Any society that wishes to remain united risks dangerous corrosion from an obsession with identity politics. National cohesion is essential for day to day life, both in social and economic terms, and the Brexit referendum was an expression of the British peoples’ understanding of this need. The dangers of disunity are dramatically amplified in times of national crisis. Take Covid-19 for example, where in some sections of our society long-standing prejudices, mistrust, superstition or outright rejection of authority have led to reluctance in observing social distancing rules and vaccine take-up, endangering the whole population.
Identity politics are even more hazardous in the armed forces. We are watching with great concern as individual identity and personal preferences seem increasingly to be given greater priority than the needs of the group. The Ministry of Defence has launched a six-month “Diversity and Inclusion” review, headed by a lieutenant general along with the civilian Director of Diversity & Inclusion, a new post salaried at £110,000 per year, more than any combat commander below brigadier rank. No doubt they will be supported by a mass of staff including the 44 MOD civil servant posts that, according to the previous Veterans’ Minister, have “diversity” and “inclusion” in their job titles.
According to media reports this review will scrutinise ranks and forms of address that are considered “gender specific”, such as able seaman, guardsman and first sea lord. For some inexplicable reason the Infantry and Royal Marines rank of colour sergeant is also said to be under scrutiny. Rather than adapt rank to gender, eg guardsman or guardswoman, there seems to be a determination in some quarters towards re-branding for gender neutrality. The RAF has even reportedly considered changing the rank of aircraftman and aircraftwoman to “air-per” (sic).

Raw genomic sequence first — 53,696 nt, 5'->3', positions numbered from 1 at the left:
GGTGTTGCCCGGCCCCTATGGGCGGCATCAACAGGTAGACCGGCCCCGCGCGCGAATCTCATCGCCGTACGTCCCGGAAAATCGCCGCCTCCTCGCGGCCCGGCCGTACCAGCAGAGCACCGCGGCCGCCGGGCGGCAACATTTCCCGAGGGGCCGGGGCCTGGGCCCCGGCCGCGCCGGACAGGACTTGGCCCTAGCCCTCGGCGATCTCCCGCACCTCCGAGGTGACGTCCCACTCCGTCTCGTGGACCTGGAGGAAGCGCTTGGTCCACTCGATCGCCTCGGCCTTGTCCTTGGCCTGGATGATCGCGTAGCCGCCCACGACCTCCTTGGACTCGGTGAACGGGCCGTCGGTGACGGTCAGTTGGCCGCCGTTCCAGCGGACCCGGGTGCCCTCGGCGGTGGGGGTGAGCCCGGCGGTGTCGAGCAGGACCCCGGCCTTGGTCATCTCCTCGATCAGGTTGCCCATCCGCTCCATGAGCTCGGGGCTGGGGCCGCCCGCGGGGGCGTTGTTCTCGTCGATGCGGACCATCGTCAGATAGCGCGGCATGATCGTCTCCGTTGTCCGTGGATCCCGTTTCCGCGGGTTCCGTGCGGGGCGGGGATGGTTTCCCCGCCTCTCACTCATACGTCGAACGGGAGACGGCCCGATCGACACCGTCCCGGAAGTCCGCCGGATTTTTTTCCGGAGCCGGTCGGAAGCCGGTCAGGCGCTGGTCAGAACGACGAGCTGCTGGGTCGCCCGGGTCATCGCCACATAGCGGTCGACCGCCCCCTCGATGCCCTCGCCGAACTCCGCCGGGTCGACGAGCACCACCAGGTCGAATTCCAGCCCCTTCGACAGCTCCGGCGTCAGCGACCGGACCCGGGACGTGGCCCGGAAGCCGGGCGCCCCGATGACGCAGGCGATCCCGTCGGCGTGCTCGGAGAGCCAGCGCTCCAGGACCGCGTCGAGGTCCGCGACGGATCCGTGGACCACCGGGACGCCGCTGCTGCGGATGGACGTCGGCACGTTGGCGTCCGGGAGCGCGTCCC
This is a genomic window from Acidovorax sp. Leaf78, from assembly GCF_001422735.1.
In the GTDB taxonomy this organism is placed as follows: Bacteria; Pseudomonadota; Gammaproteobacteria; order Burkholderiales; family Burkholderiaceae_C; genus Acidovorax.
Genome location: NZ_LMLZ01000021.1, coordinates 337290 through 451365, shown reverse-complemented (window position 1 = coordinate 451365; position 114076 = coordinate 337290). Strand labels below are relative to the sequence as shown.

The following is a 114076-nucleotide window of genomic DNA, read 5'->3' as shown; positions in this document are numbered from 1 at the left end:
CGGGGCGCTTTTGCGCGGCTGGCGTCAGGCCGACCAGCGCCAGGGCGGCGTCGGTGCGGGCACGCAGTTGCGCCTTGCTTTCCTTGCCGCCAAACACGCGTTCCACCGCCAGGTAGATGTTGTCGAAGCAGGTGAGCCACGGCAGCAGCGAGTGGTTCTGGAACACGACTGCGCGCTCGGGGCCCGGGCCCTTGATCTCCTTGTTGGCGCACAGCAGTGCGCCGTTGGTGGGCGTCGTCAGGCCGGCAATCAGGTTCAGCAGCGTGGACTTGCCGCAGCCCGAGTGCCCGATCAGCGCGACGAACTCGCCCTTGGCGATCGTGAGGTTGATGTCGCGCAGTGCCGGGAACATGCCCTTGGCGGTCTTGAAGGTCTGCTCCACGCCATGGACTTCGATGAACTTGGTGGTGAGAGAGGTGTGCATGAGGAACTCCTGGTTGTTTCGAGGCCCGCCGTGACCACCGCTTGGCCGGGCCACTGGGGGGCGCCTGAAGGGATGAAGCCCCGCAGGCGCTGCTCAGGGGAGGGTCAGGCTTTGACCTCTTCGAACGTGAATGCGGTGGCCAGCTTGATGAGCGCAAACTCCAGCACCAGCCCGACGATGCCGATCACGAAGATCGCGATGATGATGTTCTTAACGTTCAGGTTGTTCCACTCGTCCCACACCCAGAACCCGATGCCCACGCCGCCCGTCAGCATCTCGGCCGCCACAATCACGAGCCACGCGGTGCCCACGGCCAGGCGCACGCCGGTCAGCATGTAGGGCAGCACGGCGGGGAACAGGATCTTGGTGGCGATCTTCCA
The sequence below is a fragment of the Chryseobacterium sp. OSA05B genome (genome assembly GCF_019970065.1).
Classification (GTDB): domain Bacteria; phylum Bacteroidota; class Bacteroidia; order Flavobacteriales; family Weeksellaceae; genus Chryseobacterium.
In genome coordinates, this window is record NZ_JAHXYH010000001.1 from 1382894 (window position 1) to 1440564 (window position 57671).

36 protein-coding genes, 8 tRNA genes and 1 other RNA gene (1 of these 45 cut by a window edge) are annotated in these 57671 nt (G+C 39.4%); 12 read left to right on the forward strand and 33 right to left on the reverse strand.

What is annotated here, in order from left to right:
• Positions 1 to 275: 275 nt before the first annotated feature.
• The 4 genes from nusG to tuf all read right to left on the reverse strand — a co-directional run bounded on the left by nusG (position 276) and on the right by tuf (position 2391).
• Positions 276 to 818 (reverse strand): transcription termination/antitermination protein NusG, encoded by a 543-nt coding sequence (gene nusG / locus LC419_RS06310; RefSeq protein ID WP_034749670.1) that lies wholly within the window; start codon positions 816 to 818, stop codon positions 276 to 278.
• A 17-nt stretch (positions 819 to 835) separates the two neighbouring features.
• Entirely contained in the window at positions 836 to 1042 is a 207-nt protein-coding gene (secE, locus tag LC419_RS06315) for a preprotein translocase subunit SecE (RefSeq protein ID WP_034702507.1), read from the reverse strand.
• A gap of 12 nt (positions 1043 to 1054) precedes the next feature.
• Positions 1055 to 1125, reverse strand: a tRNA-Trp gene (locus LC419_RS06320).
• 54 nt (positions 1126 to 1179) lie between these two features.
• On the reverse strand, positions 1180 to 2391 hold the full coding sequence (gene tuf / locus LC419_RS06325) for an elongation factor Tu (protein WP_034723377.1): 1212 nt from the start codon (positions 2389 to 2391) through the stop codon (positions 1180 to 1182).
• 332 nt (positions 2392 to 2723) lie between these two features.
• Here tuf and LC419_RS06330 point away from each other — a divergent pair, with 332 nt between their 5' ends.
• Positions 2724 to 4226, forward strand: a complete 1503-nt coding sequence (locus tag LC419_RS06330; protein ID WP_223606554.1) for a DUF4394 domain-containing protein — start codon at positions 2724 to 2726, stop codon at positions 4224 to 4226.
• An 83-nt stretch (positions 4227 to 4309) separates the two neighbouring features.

Each military member of this board has commanded forces in action over many years. Throughout our careers, the need for fairness and inclusivity for all was paramount to each of us. It is essential for morale, which as Napoleon himself said, is three times more important in battle than all physical factors combined. Our fear is that the MOD’s seemingly obsessive focus on identity politics and other woke issues will have the opposite effect of what is apparently intended, undermining morale and therefore combat effectiveness.
Membership of an all-volunteer force is not for everybody and trying to make it so by being all things to all men (or all persons as the MOD would insist), can only weaken fighting capability. Physical frailty or lack of mental determination render some men and women unsuited to military service. Those who actively support extreme political ideologies such as communism cannot be trusted with defence of the realm which demands political neutrality. Are those unwilling to subordinate their own needs for the good of the service likely to have the required robustness and commitment when the bombs are exploding and the bullets flying? If having long hair, wearing a beard or being addressed by your preferred pronoun is more important than conforming to military discipline and uniform standards of conduct perhaps the armed forces is not the right career for you.